Why not in a shootout?.....
As I have stated before, we want to eliminate the variables as much as possible so the gear is what we are hearing (and in this particular instance the mics).

Put simply, we want to hear what the piece of gear that we are testing sounds like.... We don't want to hear the variables that trick us into thinking otherwise. We don't want to hear the singer 3" further back on one performance, we don't want to hear the singer moving a little closer on one mic with certain words, and not so on another. I could go on and on... but, hopefully people are starting to get a sense of just how many variables can come into play.

I'm surprised that some people aren't willing to accept a logical approach to gear tests, and are happy to take a "something is better than nothing attitude". Comparison test audio files are ONLY as good as how scientifically they were made, the fact that some people have decided to be aggressive in arguing to the contrary is mind-numbing.

I don't really want to continue to debate the reasons for doing proper tests in this thread. I've said all there is to say... If anyone comes up with any other rebuttals, just drop me a PM/ email, so the thread can get somewhat back on track. Have a nice night folks.
Old 26th January 2009 | Show parent
  #53
Gear Head
 
🎧 15 years
^Agree with Tony Belmont above (although I have a Ben's mic which I find stunningly great).
However, the last posts have been based on the presumption that the comparison hasn't been done in one take for each mic and singer, without actually knowing whether this is correct or not (or am I missing something?).
So it is Bens turn here, me thinks.
Old 26th January 2009 | Show parent
  #54
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chrisso's Avatar
 
🎧 15 years
Quote:
Originally Posted by TonyBelmont ➡️
moving a 1/2" in any direction will drastically alter the sound, therefore it's always best to use the same performance at the same distance,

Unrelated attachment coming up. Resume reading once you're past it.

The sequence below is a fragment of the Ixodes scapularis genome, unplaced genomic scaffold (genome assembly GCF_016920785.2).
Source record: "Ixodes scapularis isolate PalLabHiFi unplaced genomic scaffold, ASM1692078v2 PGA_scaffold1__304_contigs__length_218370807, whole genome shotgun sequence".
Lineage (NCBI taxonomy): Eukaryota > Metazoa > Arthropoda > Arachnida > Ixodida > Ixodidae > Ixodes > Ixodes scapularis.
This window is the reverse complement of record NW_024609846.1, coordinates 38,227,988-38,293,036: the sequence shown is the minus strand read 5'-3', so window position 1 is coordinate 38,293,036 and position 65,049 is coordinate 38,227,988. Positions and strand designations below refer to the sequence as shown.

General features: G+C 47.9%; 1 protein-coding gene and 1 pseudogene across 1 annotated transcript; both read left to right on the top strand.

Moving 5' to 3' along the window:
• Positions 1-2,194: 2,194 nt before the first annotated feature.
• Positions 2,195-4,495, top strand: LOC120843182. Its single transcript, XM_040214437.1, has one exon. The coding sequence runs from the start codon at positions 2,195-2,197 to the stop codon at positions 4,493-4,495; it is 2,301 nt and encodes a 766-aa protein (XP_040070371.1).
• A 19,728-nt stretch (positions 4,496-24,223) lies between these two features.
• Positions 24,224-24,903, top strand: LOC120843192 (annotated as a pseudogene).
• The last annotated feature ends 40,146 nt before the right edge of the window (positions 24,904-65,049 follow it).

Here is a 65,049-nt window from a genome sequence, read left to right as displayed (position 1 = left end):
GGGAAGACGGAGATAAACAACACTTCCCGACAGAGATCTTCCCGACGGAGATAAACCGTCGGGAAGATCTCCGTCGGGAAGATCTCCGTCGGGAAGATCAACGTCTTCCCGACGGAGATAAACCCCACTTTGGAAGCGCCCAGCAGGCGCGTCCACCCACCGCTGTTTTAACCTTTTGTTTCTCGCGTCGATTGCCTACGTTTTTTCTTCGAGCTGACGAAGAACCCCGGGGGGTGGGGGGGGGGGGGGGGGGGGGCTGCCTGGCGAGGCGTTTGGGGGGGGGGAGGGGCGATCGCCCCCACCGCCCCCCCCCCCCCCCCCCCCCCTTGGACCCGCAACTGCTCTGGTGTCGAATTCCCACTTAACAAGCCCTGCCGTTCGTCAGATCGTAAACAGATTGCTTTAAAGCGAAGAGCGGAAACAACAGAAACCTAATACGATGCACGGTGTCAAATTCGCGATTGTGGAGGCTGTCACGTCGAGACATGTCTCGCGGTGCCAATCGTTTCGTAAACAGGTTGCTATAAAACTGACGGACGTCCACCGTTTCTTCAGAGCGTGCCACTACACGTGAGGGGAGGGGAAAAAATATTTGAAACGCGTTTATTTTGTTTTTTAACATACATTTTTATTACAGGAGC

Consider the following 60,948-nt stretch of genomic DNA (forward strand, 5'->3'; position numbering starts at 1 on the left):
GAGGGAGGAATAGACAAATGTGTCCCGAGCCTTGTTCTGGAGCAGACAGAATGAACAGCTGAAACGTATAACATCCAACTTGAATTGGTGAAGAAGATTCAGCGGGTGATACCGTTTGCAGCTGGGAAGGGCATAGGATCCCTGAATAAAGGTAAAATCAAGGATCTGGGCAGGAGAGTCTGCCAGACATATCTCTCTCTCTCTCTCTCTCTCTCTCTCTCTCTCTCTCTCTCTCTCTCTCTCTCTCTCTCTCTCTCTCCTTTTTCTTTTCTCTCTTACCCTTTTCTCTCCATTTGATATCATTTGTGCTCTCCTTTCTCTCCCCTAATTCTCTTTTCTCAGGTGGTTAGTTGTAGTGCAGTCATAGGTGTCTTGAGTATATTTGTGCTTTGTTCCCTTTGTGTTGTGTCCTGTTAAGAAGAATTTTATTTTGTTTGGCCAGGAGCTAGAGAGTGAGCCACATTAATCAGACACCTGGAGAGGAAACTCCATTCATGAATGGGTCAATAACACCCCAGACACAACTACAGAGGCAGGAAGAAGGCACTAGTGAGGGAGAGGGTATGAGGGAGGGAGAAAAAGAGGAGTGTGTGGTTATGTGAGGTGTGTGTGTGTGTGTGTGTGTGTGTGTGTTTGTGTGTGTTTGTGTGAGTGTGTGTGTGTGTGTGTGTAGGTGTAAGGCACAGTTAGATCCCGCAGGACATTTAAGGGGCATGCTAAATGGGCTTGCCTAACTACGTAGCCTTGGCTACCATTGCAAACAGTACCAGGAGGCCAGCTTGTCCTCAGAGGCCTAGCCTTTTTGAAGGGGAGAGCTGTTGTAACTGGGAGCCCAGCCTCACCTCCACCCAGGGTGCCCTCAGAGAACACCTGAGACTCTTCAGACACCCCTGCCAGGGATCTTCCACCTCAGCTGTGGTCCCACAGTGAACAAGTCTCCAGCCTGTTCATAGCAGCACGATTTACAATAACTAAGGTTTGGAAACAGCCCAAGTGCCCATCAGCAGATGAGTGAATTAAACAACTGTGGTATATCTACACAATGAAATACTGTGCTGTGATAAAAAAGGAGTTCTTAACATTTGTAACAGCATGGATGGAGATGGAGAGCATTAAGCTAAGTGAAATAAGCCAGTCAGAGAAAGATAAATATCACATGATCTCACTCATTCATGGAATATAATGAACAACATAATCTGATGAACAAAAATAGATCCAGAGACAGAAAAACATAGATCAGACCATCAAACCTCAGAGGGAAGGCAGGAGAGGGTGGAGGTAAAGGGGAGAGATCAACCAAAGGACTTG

So how would you record a single performance into 3 mics simultaneously let alone 7 while having the singer sing an optimal distance from the mics capsule?
It just seems like an argument to can all comparison tests in future.
They obviously aren't scientific, or even that conclusive. They are a bit of fun and somewhat a teaser to each piece of equipment's capabilities.
Too many variables - the skill of the singer, the skill of the engineer.
Examples of the same mic (especially vintage) can sound different. Differences may occur if the same mic-pre isn't used. Some mics sound better with a certain mic-pre instead of another.
There are so many variables I think you have to accept it's more of an interesting exercise than something clinically conclusive.
Old 26th January 2009 | Show parent
  #55
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TonyBelmont's Avatar
 
🎧 15 years
Quote:
Originally Posted by synchu ➡️
^Agree with Tony Belmont above (although I have a Ben's mic which I find stunningly great).
However, the last posts have been based on the presumption that the comparison hasn't been done in one take for each mic and singer, without actually knowing whether this is correct or not (or am I missing something?).
Ben stated they were all separate performances.
Quote:
Originally Posted by chrisso ➡️